The integumentary system includes the skin and related structures that cover and protect the body. The human integumentary system is composed of the skin, and includes glands, hair, and nails. The largest organ in the body, the skin protects the body, prevents water loss, regulates body temperature, and senses the external environment.
The integumentary system serves many protective functions for the body. It acts as a mechanical barrier, preventing water from entering the body, as well as excessive water loss. It also limits access of microorganisms that could cause illness, and protects underlying tissues from mechanical damage. Pigments in the skin, called melanin, give skin its color and absorb and reflect the sun's harmful ultraviolet (UV) radiation.
In an adult, the skin covers about 21.5 sq. ft. (2 sq. m), and weighs about 11 lb. (5 kg). Depending on location, the skin thickness ranges from 0.02-0.16 in. (0.5-4.0 mm). Skin is composed of an outer layer, or epidermis, and a thicker inner layer, the dermis. A subcutaneous layer of fatty or adipose tissue is immediately below the dermis. Fibers from the dermis attach the skin to the subcutaneous layer, and the underlying tissues and organs also connect to the subcutaneous layer.
Ninety percent of the epidermis, including the outer layers, contains keratinocytes, cells that produce keratin, a protein that helps waterproof and protect the skin. Melanocytes are pigment cells that produce melanin, a brown-black pigment that adds to skin color and absorbs UV light, thereby shielding the genetic material in skin cells from damage. Merkel disks are touch-sensitive receptors found in the deepest layer of the epidermis of hairless skin.
In most areas of the body, the epidermis consists of four layers. On the soles of the feet and palms of the hands where there is considerable friction, the epidermis has five layers. Calluses, abnormal thickenings of the epidermis, occur on skin subject to constant friction. At the skin surface, the outer layer of the epidermis constantly sheds the dead cells containing keratin. The uppermost layer consists of about 25 rows of flat dead cells that contain keratin.
The dermis is made up of connective tissue that contains protein, collagen, and elastic fibers. It also contains blood and lymph vessels, sensory receptors, related nerves, and glands. The outer part of the dermis has fingerlike projections, called dermal papillae, that indent the lower layer of the epidermis. Dermal papillae cause ridges in the epidermis above it, which give rise to fingerprints. The ridge pattern of fingerprints is inherited, and is unique to each individual. The dermis is thick in the palms and soles, but very thin in other places, such as the eyelids.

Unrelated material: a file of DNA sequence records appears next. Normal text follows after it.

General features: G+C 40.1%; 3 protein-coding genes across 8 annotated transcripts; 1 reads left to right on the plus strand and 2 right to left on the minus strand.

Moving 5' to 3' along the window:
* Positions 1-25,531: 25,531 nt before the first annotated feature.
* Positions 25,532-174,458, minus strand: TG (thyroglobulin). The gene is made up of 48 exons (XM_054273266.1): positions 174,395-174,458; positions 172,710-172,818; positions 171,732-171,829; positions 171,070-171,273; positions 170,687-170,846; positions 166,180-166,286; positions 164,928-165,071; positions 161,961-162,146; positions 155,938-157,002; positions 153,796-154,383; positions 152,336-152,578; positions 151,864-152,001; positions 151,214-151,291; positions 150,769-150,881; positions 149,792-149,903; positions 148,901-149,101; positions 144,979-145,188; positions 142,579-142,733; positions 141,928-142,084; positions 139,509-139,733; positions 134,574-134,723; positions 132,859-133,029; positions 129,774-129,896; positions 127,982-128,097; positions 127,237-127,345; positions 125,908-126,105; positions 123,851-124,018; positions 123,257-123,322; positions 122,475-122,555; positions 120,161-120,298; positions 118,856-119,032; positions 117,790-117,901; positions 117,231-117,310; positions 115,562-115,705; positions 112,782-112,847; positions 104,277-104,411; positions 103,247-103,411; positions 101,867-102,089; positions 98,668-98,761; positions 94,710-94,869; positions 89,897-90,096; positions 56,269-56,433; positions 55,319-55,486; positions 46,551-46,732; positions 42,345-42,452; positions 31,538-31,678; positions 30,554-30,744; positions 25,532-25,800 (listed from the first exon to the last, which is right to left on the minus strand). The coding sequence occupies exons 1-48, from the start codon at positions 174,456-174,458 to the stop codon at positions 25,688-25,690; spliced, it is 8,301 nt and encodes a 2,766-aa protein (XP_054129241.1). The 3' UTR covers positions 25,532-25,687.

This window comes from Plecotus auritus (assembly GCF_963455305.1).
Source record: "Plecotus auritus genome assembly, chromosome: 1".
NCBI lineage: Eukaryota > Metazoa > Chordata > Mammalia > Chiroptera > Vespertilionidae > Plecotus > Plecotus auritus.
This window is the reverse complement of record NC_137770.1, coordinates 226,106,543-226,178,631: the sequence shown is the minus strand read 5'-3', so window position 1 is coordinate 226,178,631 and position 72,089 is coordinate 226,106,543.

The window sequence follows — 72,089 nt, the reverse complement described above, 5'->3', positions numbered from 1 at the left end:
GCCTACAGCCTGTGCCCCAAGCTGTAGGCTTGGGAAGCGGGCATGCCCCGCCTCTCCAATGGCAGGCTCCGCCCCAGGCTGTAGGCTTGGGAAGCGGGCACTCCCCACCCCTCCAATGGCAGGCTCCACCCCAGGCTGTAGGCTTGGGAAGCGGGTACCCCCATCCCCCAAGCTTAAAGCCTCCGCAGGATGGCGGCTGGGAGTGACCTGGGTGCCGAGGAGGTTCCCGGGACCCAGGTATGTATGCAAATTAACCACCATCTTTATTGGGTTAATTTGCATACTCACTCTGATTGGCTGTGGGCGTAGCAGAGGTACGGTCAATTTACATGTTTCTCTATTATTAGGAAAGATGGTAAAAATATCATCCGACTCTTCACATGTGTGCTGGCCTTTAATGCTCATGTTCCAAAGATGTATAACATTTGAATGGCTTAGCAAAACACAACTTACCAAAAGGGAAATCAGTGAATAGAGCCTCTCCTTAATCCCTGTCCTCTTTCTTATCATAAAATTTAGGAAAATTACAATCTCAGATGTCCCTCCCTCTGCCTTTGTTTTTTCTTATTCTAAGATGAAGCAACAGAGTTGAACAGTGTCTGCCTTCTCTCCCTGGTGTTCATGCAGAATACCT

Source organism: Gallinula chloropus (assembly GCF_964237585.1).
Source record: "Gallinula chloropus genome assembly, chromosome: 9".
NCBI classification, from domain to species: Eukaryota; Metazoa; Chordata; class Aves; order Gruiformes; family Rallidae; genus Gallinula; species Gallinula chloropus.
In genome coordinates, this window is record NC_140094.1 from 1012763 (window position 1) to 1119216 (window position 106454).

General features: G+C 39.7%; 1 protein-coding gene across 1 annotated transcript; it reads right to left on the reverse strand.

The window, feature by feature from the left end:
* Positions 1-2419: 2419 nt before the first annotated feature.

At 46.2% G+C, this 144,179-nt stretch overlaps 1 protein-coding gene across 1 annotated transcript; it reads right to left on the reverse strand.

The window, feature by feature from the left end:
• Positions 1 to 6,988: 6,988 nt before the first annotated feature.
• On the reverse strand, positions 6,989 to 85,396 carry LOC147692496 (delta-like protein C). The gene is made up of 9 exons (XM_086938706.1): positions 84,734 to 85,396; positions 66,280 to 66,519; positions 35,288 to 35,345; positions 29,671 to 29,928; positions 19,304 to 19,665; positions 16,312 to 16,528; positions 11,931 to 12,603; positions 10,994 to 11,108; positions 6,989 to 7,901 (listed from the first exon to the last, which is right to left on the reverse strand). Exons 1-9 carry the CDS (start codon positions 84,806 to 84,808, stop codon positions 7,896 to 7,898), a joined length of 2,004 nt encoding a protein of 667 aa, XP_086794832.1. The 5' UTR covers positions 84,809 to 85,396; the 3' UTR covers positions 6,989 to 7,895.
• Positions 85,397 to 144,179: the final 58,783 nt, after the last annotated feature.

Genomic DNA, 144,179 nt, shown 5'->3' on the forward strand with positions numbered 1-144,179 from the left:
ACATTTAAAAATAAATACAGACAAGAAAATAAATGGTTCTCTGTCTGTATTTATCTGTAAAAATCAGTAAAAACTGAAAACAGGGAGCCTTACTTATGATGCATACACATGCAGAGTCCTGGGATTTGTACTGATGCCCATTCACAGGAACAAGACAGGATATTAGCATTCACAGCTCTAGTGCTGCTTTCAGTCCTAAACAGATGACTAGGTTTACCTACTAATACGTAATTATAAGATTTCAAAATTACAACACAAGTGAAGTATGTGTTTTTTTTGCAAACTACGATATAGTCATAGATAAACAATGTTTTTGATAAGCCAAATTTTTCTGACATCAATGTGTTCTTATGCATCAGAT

The blood vessels in the dermis contain a volume of blood. When a part of the body, such as a working muscle, needs more blood, blood vessels in the dermis constrict, shifting blood from the skin to supply muscles and other body parts. Sweat glands with ducts that pass through the epidermis and open on the skin surface through pores are embedded in the deep layers of the dermis. Hair follicles and hair roots originate in the dermis, and the hair shafts extend from the hair root through the skin layers to the surface. The dermis also contains sebaceous glands associated with hair follicles. Sebaceous glands produce an oily substance called sebum. Sebum softens the hair and prevents it from drying, but if sebum blocks a sebaceous gland, a whitehead appears on the skin. A blackhead results if the material oxidizes and dries. Acne pimples are caused by infections of the sebaceous glands.
The skin is an important sense organ and includes several types of nerves, which are mainly in the dermis, with a few reaching the epidermis. Nerves carry impulses to and from hair muscles, sweat glands, and blood vessels, and receive messages from touch, temperature, and pain receptors. Some nerve endings are specialized, such as sensory receptors that detect external stimuli. The nerve endings in the dermal papillae, known as Meissner corpuscles, detect light, touch, and the feel of clothing on the skin. Pacinian corpuscles, located in the deeper dermis, are stimulated by stronger pressure on the skin. Receptors near hair roots detect displacement of the skin hairs by stimuli such as touch or wind. Bare nerve endings throughout the skin supply information to the brain about temperature change (both heat and cold), texture, pressure, and trauma.
The skin thins with aging and changes occur at the cellular level. The network of elastic and collagen fibers decrease over time, making individuals prone to injury and skin infections, and also to sagging and wrinkles. It is important then, to understand how staying fit and eating right benefit the integumentary system.
The cells also need energy nutrients such as carbohydrates, proteins, and fats transported through the body for healthy skin, nails, and hair. Omega-3 essential fatty acids found in walnuts, flax seeds, wild-caught salmon, herring, and mackerel help promote smooth skin, strong nails, and shiny hair.
Foods rich in antioxidants also promote healthy skin. Antioxidants are molecules found in “superfoods” that can prevent or repair damage to cells in the body. Blackberries, red grapes, cranberries, leafy greens, and broccoli are all rich in antioxidants.
As an individual ages, a decrease in the melanin pigment occurs, making the skin more sensitive to effects of the sun. Avoiding long periods of time in the sun is recommended; however, less time in the sun causes the production of vitamin D to decrease by as much as 75%. A decrease in vitamin D results in muscle weakness and reduced bone strength (osteoporosis). It is important that individuals have levels of vitamin D checked periodically and take supplemental vitamin D as directed.